The first volume John Wagner and Allan Grant’s Rok Of The Reds saga was like ‘Invasion of the Body Snatchers meets Roy of the Rovers’ and was rightly praised for it’s endlessly entertaining mix of sport and sci-fi. But will new volume, Rok The God, help raise this series to god-like new heights?
Publisher: Rok Comics
Writer: John Wagner, Alan Gran
Artist: Dan Cornwell
Price: £10 digital and £19.99 from the Rok Of The Reds Online Store
In Rok of the Reds, alien overlord Rok, came to earth and took over the body of wayward striker Kyle Dixon of Radford Reds. In doing so helped his team to success while also discovering more about himself (as well as fighting off alien bounty hunters). It was genuinely one of the best British books of the last few years and is one which has a timeless quality to it that means it has something for comic fans of all ages and taste – whether you like football or not!!
In this new volume, Rok is summoned back to his home world and required to take on the role of supreme god like ruler of the universe from his mother. In doing so he sets himself up with a bunch of new intergalactic enemies, and also leaves his Earthly team mates in a dilemma as they surge for promotion.
Once again this is a really wonderful read, packed full of imagination, invention and plenty of action. It’s such a strong concept that Wagner and Grant can cherry pick the best tropes from each genre to create a really compelling story. Plus, when you have the track record of these two, then you know it is all going to be managed incredibly adeptly and they don’t disappoint!
Inevitably with a sequel the scale of everything is taken up a notch and there is definitely more of a sci-fi emphasis on this one (especially in the first half) as Rok travels throughout the galaxy. For us personally we prefer the more grounded sports/Earth based action and so we struggled with these opening chapters, but it soon returns to the pitch and the second half is much more rewarding. (So it’s a book of two halves if you like!!)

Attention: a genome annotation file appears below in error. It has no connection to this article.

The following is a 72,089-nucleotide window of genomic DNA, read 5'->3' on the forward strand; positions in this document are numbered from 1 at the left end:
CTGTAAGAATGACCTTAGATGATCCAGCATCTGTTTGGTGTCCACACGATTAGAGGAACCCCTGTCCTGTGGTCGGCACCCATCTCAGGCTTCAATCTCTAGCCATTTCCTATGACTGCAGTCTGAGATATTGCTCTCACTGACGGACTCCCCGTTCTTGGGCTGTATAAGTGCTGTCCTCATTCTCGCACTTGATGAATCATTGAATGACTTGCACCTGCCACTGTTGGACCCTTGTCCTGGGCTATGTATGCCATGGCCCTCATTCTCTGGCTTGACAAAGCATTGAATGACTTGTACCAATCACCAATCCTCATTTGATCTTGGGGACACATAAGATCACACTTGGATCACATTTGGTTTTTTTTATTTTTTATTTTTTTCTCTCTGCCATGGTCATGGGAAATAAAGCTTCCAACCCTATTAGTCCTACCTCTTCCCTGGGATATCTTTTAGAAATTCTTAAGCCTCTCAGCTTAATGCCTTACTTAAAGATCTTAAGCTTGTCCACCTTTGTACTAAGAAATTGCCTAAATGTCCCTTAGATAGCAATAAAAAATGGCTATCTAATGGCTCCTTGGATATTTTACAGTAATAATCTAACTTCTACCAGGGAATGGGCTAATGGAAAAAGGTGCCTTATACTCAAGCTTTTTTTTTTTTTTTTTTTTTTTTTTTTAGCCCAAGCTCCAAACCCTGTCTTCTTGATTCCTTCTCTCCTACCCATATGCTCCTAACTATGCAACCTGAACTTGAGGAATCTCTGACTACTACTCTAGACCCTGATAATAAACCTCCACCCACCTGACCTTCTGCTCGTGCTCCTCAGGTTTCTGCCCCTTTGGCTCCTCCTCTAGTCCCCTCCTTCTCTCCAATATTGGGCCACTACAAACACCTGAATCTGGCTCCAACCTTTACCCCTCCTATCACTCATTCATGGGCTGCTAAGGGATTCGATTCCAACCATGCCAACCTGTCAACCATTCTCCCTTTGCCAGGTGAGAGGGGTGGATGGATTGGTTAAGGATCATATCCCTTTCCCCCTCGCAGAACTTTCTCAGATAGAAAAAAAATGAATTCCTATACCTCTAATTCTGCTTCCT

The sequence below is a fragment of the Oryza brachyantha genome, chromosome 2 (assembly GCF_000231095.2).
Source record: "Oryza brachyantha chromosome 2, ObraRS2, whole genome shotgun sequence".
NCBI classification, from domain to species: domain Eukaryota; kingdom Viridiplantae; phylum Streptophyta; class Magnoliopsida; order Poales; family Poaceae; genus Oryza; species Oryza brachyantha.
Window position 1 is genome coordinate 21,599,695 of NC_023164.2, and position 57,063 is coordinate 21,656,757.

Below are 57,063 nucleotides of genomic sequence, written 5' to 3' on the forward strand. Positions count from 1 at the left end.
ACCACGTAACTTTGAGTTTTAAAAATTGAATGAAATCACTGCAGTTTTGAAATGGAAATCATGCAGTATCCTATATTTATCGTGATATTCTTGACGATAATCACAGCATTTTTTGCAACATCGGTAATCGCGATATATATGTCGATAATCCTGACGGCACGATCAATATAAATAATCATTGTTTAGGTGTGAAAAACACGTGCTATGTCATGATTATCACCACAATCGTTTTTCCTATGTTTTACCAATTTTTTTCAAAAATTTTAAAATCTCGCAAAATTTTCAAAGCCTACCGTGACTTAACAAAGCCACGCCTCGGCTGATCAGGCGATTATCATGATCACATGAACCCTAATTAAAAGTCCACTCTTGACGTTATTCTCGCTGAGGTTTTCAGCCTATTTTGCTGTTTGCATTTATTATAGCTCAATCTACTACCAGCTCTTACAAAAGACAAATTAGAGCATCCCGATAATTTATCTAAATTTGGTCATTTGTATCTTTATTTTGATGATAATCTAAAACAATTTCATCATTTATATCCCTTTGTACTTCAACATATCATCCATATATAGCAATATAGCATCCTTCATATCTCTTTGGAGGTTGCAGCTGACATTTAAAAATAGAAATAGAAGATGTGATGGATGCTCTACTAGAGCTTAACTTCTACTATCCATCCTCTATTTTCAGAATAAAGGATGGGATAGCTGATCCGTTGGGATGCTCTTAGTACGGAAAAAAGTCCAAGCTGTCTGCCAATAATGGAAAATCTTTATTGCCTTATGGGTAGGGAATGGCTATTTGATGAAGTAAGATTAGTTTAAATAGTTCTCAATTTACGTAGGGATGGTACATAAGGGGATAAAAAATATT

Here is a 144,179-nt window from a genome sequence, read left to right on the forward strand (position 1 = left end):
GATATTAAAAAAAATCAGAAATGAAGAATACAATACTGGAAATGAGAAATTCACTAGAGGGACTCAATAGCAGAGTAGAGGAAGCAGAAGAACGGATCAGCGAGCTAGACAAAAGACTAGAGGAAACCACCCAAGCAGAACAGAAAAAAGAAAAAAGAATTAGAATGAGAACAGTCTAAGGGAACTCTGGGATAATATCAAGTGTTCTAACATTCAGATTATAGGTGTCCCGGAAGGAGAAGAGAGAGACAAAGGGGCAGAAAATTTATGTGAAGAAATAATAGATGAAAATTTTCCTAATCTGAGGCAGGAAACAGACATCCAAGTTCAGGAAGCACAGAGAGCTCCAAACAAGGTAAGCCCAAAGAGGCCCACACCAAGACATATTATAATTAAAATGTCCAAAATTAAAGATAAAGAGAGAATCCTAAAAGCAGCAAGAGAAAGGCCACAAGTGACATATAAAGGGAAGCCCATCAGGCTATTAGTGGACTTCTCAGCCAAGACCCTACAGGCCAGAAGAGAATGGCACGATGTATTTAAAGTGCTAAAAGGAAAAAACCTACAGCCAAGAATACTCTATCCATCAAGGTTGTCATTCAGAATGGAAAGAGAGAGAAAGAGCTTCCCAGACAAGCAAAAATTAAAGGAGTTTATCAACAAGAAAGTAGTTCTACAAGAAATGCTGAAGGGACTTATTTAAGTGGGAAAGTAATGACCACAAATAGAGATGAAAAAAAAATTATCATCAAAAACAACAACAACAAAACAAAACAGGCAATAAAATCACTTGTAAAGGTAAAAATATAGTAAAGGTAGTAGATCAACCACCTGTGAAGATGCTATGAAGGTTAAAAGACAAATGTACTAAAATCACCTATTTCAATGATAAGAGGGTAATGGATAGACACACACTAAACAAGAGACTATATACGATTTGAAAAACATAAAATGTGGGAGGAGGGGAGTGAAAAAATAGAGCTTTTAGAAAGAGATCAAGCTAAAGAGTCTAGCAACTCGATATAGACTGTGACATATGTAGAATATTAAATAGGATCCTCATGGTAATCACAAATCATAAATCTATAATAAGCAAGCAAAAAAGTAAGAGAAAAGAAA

It’s not all space opera though and along with trial and tribulations of match day there is also a sub plot involving the real Kyle Dixon and a corrupt ref who have both been miniaturised and held hostage by Rok. Along with some off field drama involving new owners for the Reds, this helps to fill out this volume and keep things ticking along while Rok is in space. However at times it can take over the story a bit too much. However, it does at least provide the majority of the laugh out loud moments for the book, and so is a nice counter point to all the intergalactic space chicanery and on field action.
Visually it continues to be a tour de force from artist Dan Cornwell, while the first issue was enough to earn him a job on the Prog, this one continues that rise to stardom, as he is given more ambitious and epic characters, space-scapes and technology to bring to life. He does this superbly. His artwork has such as classic feel to it, but it also has a real confidence to it. Dan knows the character well by now and handles the sport and sci fi equally well, managing to give the space scenes that epic grandeur and the sports scenes the vibrancy and motion they require.
In short there’s simply not enough positive things that we can say about Rok. This is a book where all the players know their roles and are putting together match winning performance after match winning performance. A bit like Radford Reds themselves, Rok has gone from being a plucky under dog to a championship contender, and surely the sky is the limit for this champion team!